U.S. DISTRICT Court Judge Vaughn Walker's ruling that same-sex marriage is a constitutional right was a bold and welcome step forward toward equality for homosexual couples. Although Proposition 8 banning same-sex marriages won voter support, Walker was right to overturn it as a violation of the U.S. Constitution's equal protection clause in the 14th Amendment. Walker also was correct in temporarily staying his ruling to give the appeals court an opportunity to take up the case.

Homosexual couples who have been denied the same marriage rights as heterosexuals are understandably eager for equal treatment. But the issue remains controversial even in progressive states like California and deserves to be heard in higher courts.

While we strongly support same-sex marriage and editorialized against Prop. 8, we believe that such a significant step would best be solidified by winning support in the 9th U.S. Circuit Court of Appeals and eventually in the U.S. Supreme Court.

If same-sex marriages were to go forward now, there is a chance they could be overturned by the appeals court or the U.S. Supreme Court. If that were to occur, and Prop. 8 were upheld, same-sex marriages that take place now could be declared void.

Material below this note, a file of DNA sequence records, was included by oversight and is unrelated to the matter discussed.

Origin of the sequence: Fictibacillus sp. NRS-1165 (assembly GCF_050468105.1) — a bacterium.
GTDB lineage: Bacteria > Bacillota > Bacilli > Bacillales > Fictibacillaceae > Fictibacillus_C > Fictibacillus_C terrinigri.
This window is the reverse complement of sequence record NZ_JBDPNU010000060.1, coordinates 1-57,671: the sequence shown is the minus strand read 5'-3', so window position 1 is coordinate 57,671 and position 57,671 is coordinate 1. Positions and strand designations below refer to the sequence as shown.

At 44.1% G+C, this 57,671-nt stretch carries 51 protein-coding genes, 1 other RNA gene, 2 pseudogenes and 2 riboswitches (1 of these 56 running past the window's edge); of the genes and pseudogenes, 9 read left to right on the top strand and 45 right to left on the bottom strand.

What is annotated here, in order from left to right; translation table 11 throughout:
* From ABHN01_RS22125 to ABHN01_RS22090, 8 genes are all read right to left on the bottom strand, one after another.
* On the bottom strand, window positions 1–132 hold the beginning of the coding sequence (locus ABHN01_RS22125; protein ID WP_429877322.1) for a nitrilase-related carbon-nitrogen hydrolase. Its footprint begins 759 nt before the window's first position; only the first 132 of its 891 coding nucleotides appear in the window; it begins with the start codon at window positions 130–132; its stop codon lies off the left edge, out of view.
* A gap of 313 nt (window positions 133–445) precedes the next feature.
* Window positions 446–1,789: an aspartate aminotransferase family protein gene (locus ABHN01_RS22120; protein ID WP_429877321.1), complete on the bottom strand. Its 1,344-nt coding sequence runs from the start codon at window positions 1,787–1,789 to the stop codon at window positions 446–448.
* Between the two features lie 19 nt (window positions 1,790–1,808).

To avoid such confusion and to assure that same-sex marriage rights become firmly established in constitutional law, it is best to let the case against Prop. 8 run its course though the appeals process all the way to the nation's highest court.

One troubling threat to the appeal by Prop. 8 advocates is a statement by Walker that those challenging his ruling might not have standing to appeal and that a state defendant may be needed.

However, both Gov. Arnold Schwarzenegger and Attorney General Jerry Brown have declined to appeal, leaving it up to private organizations that backed Prop. 8.

It would be a shame if the appeals court did not grant standing to the Alliance Defense Fund, which supports Prop. 8 and was a party that tried the case in Walker's court.

Walker delayed his stay on allowing same-sex marriage only until 5 p.m. Wednesday. If an appeal were denied due to lack of standing, same-sex marriage would be allowed at that time. That is hardly the best way to advance a major social and legal reform.

The long-term constitutional question would remain clouded. It is all but certain that the issue of same-sex marriage rights will be taken up by other federal district and appellate courts, which very well could differ from Walker's ruling. If so, the issue is likely to end up in the U.S. Supreme Court, with no certain outcome.

Despite the delay and frustration of homosexual couples, we believe that the question of same-sex marriage deserves to be heard all the way to the U.S. Supreme Court and trust that equal rights will prevail.